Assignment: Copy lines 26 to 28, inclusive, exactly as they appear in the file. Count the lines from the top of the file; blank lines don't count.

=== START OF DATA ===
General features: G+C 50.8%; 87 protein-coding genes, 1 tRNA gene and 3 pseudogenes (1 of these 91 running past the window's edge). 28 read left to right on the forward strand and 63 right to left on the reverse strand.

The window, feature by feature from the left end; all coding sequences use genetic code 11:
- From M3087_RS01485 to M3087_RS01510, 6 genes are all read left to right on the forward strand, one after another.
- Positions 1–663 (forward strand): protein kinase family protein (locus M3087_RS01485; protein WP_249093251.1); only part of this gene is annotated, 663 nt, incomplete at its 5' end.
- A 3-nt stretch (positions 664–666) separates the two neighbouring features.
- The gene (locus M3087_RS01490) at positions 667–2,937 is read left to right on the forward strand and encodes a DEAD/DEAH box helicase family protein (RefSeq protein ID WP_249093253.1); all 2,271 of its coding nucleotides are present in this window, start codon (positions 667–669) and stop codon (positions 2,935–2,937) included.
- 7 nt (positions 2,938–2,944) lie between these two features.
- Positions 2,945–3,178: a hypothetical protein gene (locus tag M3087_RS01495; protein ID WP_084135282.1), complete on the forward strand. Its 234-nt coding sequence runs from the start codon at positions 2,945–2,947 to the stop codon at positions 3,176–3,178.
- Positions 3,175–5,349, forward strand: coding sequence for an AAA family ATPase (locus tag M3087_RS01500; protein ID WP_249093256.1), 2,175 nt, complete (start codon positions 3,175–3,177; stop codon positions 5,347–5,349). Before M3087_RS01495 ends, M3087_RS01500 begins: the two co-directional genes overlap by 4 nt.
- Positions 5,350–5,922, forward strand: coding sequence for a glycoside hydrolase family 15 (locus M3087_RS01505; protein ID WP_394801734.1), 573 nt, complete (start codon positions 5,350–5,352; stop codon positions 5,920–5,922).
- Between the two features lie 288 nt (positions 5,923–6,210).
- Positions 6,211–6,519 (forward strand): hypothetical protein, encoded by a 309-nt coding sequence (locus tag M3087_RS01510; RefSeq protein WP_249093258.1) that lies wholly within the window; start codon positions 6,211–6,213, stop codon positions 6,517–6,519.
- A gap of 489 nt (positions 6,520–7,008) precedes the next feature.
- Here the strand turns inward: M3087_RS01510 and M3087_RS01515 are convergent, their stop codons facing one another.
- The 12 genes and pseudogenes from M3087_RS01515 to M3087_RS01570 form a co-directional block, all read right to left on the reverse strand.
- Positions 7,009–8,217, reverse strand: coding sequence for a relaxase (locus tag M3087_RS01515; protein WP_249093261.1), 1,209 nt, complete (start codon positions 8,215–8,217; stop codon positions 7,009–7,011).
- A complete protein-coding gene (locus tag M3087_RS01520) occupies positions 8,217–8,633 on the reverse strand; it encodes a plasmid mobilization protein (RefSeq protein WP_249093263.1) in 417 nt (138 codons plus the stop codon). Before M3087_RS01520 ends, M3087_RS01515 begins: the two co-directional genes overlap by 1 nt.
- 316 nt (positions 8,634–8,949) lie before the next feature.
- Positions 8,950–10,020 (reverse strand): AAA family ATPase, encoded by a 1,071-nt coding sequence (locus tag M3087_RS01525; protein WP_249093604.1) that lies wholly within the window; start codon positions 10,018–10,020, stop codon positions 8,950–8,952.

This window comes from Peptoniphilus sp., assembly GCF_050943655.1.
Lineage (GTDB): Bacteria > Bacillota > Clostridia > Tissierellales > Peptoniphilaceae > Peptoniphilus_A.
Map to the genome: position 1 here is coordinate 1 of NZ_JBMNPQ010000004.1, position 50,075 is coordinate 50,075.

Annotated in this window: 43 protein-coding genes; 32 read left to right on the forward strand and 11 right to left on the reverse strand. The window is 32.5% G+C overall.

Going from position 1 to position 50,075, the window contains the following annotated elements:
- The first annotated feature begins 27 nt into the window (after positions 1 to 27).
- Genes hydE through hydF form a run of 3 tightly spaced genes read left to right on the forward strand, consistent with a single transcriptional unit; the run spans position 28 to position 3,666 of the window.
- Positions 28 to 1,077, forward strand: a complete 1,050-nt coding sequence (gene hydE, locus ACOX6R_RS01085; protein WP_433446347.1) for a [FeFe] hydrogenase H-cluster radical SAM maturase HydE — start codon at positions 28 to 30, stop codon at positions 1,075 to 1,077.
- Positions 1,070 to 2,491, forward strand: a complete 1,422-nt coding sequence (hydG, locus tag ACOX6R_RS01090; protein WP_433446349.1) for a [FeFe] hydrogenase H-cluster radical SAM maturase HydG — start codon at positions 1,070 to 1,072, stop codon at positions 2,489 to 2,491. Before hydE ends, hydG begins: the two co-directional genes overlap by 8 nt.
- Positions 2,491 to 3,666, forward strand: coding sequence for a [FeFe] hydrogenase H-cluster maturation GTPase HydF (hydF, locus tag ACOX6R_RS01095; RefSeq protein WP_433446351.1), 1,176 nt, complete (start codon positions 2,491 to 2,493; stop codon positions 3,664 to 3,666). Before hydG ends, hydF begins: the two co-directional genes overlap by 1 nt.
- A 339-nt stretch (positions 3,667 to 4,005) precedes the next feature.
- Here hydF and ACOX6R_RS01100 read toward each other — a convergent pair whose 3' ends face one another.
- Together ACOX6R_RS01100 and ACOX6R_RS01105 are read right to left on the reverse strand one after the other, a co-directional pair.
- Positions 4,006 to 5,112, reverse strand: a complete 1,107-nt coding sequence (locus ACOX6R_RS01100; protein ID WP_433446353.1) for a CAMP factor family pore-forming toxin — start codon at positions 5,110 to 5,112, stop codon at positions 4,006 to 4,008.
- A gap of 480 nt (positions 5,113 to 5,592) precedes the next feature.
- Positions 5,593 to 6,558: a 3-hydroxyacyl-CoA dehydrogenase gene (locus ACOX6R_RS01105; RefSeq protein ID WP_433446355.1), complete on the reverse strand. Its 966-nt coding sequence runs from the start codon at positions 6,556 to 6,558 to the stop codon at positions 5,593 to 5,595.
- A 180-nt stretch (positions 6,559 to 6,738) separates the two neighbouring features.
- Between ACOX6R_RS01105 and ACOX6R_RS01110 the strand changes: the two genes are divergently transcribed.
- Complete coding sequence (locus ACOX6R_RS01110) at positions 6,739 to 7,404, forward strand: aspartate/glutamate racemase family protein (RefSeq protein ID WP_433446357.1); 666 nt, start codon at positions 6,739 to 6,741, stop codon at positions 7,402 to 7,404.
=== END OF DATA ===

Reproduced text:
- Genes hydE through hydF form a run of 3 tightly spaced genes read left to right on the forward strand, consistent with a single transcriptional unit; the run spans position 28 to position 3,666 of the window.
- Positions 28 to 1,077, forward strand: a complete 1,050-nt coding sequence (gene hydE, locus ACOX6R_RS01085; protein WP_433446347.1) for a [FeFe] hydrogenase H-cluster radical SAM maturase HydE — start codon at positions 28 to 30, stop codon at positions 1,075 to 1,077.
- Positions 1,070 to 2,491, forward strand: a complete 1,422-nt coding sequence (hydG, locus tag ACOX6R_RS01090; protein WP_433446349.1) for a [FeFe] hydrogenase H-cluster radical SAM maturase HydG — start codon at positions 1,070 to 1,072, stop codon at positions 2,489 to 2,491. Before hydE ends, hydG begins: the two co-directional genes overlap by 8 nt.